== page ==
Tuesday, September 27, 2011

Tuesday Poem: Minor Repairs

Minor Repairs

A daddy goes away in the morning
and comes back at night. Moon
comes at night and goes away
in the morning. They say
there’s a man in the moon.
But she thinks that’s silly,
because all the daddies come back
when the moon comes out.
She likes to put a tie round her neck
and carry a briefcase down the stairs
like daddy. But she doesn’t know
what he does when he goes away.
so then she pretends to be daddy
coming back. When daddy comes back
he fixes things. He glues wheels
on her toy cars, and he makes new pieces
for her puzzles. Maybe he fixes things all day.
He must be very busy fixing other people’s things.
Sometimes hers have to wait.
Daddy has a big box with broken things
he hasn’t had time to fix.
The moon though, that’s another matter.
It’s a big round piece of white plastic,
and it breaks every month,
and then daddy sticks it together
and puts it back in the sky.

I've sent this poem out with submissions a few times, and on each occasion the editor concerned preferred others from the selection I sent, so I decided to let it free on my blog instead. I always find the workings of children's minds fascinating. The poem perhaps has a slightly old-fashioned flavour, given that it involves a stay at home mother and a professional father - but then, that's the way it was in our family at the time. And my daughter really was convinced that Daddy mended the moon every month.

For more Tuesday Poems, visit the main hub site.

Tuesday, September 20, 2011

Tuesday Poem: Spring, by Gerard Manley Hopkins

Nothing is so beautiful as spring—
When weeds, in wheels, shoot long and lovely and lush;
Thrush’s eggs look little low heavens, and thrush
Through the echoing timber does so rinse and wring
The ear, it strikes like lightnings to hear him sing;
The glassy peartree leaves and blooms, they brush
The descending blue; that blue is all in a rush
With richness; the racing lambs too have fair their fling.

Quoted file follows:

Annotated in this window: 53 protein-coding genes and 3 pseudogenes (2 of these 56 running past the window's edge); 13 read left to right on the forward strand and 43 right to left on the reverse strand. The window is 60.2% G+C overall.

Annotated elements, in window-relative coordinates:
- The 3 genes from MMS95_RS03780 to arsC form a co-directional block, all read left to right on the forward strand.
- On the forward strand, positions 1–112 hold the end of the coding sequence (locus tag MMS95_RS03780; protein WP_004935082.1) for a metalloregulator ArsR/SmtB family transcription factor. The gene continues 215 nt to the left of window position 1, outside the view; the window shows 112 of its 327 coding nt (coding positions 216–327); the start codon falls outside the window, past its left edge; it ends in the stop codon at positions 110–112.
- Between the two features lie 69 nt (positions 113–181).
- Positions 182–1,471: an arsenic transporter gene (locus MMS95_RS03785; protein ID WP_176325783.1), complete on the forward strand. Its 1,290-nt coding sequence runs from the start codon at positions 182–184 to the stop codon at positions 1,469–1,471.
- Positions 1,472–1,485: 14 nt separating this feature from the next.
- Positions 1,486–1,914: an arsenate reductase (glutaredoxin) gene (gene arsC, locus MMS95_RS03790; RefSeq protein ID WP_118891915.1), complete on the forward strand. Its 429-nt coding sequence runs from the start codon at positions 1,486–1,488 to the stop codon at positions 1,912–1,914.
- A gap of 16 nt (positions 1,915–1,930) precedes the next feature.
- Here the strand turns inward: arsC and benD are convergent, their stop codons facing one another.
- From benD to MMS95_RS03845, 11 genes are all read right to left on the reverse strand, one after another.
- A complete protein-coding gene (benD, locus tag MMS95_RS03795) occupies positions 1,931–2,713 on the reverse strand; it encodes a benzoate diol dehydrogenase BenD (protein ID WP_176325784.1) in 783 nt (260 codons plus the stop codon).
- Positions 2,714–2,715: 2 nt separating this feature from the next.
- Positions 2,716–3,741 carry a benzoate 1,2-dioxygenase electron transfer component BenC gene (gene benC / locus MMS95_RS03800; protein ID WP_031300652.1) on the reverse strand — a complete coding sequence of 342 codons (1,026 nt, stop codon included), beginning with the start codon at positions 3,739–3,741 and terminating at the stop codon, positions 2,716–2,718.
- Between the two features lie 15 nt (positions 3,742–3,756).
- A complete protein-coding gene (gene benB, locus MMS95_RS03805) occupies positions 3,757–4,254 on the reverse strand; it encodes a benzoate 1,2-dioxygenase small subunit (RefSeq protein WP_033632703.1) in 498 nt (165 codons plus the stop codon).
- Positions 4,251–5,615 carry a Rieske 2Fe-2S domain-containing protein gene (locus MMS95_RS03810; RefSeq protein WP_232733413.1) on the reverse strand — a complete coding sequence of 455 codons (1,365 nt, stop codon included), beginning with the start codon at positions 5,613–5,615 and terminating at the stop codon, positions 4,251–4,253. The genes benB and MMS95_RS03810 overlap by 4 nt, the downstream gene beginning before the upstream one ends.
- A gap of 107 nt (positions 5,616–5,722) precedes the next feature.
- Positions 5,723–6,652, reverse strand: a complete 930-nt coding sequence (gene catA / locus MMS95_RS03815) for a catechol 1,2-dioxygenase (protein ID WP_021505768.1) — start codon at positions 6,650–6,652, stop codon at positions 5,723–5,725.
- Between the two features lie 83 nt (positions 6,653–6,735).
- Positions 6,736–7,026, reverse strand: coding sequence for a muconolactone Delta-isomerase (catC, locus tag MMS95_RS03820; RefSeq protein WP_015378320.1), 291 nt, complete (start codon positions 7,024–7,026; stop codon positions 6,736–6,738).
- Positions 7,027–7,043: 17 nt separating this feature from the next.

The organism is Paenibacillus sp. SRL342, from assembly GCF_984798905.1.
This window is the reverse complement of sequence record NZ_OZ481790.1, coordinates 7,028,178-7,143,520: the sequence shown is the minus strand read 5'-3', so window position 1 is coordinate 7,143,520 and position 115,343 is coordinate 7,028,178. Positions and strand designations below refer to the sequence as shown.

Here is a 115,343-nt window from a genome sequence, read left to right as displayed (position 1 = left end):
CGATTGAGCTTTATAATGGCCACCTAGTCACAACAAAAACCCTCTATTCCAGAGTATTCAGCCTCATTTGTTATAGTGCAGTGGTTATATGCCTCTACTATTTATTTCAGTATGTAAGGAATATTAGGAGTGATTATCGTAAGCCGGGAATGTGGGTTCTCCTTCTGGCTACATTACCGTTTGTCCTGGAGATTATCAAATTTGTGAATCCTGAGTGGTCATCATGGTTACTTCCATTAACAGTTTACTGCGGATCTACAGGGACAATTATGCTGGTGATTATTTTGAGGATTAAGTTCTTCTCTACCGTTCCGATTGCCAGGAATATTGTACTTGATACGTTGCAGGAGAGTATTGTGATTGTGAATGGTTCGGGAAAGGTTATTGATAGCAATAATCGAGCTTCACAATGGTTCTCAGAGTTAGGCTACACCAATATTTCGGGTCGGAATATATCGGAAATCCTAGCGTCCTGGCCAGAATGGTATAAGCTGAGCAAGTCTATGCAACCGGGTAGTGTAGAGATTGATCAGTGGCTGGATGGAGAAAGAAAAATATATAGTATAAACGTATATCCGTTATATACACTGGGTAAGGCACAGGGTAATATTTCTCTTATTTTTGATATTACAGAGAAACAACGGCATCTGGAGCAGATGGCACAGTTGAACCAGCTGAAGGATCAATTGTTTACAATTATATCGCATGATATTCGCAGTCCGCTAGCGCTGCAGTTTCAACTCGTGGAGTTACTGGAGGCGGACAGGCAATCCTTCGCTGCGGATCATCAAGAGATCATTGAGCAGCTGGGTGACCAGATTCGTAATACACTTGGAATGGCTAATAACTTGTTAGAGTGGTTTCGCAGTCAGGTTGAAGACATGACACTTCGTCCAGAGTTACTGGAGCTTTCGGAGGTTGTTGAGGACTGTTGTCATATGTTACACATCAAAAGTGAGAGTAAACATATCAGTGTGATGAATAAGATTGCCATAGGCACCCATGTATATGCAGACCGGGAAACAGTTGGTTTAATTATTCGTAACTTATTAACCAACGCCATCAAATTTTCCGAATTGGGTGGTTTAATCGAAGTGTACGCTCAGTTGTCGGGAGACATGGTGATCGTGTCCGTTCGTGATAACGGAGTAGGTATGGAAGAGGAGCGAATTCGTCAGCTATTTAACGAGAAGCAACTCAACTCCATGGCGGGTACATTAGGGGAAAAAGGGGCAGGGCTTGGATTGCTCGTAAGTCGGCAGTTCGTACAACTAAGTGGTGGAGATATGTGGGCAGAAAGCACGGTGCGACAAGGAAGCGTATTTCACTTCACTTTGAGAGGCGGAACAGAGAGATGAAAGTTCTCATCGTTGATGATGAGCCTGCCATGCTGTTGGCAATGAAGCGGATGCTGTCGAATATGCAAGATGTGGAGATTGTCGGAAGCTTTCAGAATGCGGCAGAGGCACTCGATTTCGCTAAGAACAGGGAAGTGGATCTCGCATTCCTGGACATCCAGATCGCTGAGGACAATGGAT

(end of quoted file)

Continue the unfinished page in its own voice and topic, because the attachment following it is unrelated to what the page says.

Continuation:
What is all this juice and all this joy?
A strain of the earth’s sweet being in the beginning
In Eden garden.—Have, get, before it cloy,
Before it cloud, Christ, lord, and sour with sinning,
Innocent mind and Mayday in girl and boy,
Most, O maid’s child, thy choice and worthy the winning.

- Gerard Manley Hopkins, 1844 -1889

Another favourite spring poem this week. Surprisingly, I find this year the weeds in my garden aren't quite as "long and lovely and lush" as usual at this time. I must have been keeping up with the weeding over winter.

What I haven't been keeping up with so much is writing. Since returning from holiday, I'm trying to get back into a routine - using the site 750 words to write every day, and noting down six simple observations each day. The poetry ideas are stirring, now I just have to find time to get to them. And I have several of last year's poems appearing in publications soon, after which they will be available to post here.

For more Tuesday poems, visit the main hub site.

Tuesday, September 13, 2011

Tuesday Poem: from A Shropshire Lad, by A E Housman

Loveliest of trees, the cherry now
Is hung with bloom along the bough,
And stands about the woodland ride
Wearing white for Eastertide.

Now, of my threescore years and ten,
Twenty will not come again,
And take from seventy springs a score,
It only leaves me fifty more.

And since to look at things in bloom
Fifty springs are little room,
About the woodlands I will go
To see the cherry hung with snow.

- A E Housman (1859-1936)

A E Housman was an English poet best known for his cycle "A Shropshire Lad", published in 1896, from which this poem is taken. As Housman died in 1936 the poem is a few years out of copyright (70 years after the author's death, in England and America, although only fifty years in New Zealand). At this time of year it seems entirely appropriate to post one of my favourite springtime poems - although I suspect the photo is not, in fact, a cherry, but may be some other species of prunus, or even apple blossom.
We are often away in September and I seem to miss spring blossom often, so I was pleased this year to be back early enough in the month to enjoy both the blossom and the daffodils. And to remind myself that I almost certainly have fewer than fifty springs left to "look at things in bloom".
For more Tuesday Poems, visit the main hub site.

Saturday, September 10, 2011

Back Home

I had a great break away in Queensland, but it's worth coming home for this:
And this:
We have real seasons here - not just "wet" and "dry". And September is one of the best. The view of the Southern Alps from the plane does double duty as my contribution to Carmi's theme for the week - White. I would also have aerial views of the Canterbury Plains, but they always make us turn off our phones and digital cameras by that stage in the journey. Next time, perhaps I'll buy a digital film camera, as the views are always stunning.